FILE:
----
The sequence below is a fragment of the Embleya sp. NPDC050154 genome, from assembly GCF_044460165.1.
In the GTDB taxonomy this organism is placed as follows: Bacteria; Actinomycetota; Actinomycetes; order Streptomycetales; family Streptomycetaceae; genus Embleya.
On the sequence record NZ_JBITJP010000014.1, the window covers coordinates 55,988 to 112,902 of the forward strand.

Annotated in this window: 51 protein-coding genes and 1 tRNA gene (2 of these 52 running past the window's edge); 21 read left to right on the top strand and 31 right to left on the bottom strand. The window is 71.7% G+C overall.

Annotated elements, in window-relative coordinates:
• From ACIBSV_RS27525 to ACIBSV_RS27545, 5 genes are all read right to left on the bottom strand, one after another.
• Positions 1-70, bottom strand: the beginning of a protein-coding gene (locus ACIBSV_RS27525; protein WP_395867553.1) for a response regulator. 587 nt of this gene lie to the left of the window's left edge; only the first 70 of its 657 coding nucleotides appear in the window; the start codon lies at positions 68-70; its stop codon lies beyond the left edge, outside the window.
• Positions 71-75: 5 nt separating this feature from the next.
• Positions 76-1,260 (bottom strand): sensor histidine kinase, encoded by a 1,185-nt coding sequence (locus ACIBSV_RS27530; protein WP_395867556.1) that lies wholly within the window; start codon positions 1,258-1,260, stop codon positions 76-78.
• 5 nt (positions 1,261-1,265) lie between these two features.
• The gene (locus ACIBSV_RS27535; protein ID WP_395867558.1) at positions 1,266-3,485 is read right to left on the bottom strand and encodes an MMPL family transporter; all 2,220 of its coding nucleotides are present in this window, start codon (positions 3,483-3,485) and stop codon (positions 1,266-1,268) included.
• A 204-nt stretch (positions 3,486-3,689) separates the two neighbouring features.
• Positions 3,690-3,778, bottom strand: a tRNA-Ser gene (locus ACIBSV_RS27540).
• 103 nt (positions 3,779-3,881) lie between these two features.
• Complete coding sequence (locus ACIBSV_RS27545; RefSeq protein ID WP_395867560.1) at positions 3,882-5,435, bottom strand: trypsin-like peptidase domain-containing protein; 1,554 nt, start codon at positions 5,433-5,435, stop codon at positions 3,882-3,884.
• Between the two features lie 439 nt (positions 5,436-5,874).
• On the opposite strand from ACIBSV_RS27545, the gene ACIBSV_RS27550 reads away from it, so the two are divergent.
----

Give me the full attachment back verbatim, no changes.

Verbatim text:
The sequence below is a fragment of the Embleya sp. NPDC050154 genome, from assembly GCF_044460165.1.
In the GTDB taxonomy this organism is placed as follows: Bacteria; Actinomycetota; Actinomycetes; order Streptomycetales; family Streptomycetaceae; genus Embleya.
On the sequence record NZ_JBITJP010000014.1, the window covers coordinates 55,988 to 112,902 of the forward strand.

Annotated in this window: 51 protein-coding genes and 1 tRNA gene (2 of these 52 running past the window's edge); 21 read left to right on the top strand and 31 right to left on the bottom strand. The window is 71.7% G+C overall.

Annotated elements, in window-relative coordinates:
• From ACIBSV_RS27525 to ACIBSV_RS27545, 5 genes are all read right to left on the bottom strand, one after another.
• Positions 1-70, bottom strand: the beginning of a protein-coding gene (locus ACIBSV_RS27525; protein WP_395867553.1) for a response regulator. 587 nt of this gene lie to the left of the window's left edge; only the first 70 of its 657 coding nucleotides appear in the window; the start codon lies at positions 68-70; its stop codon lies beyond the left edge, outside the window.
• Positions 71-75: 5 nt separating this feature from the next.
• Positions 76-1,260 (bottom strand): sensor histidine kinase, encoded by a 1,185-nt coding sequence (locus ACIBSV_RS27530; protein WP_395867556.1) that lies wholly within the window; start codon positions 1,258-1,260, stop codon positions 76-78.
• 5 nt (positions 1,261-1,265) lie between these two features.
• The gene (locus ACIBSV_RS27535; protein ID WP_395867558.1) at positions 1,266-3,485 is read right to left on the bottom strand and encodes an MMPL family transporter; all 2,220 of its coding nucleotides are present in this window, start codon (positions 3,483-3,485) and stop codon (positions 1,266-1,268) included.
• A 204-nt stretch (positions 3,486-3,689) separates the two neighbouring features.
• Positions 3,690-3,778, bottom strand: a tRNA-Ser gene (locus ACIBSV_RS27540).
• 103 nt (positions 3,779-3,881) lie between these two features.
• Complete coding sequence (locus ACIBSV_RS27545; RefSeq protein ID WP_395867560.1) at positions 3,882-5,435, bottom strand: trypsin-like peptidase domain-containing protein; 1,554 nt, start codon at positions 5,433-5,435, stop codon at positions 3,882-3,884.
• Between the two features lie 439 nt (positions 5,436-5,874).
• On the opposite strand from ACIBSV_RS27545, the gene ACIBSV_RS27550 reads away from it, so the two are divergent.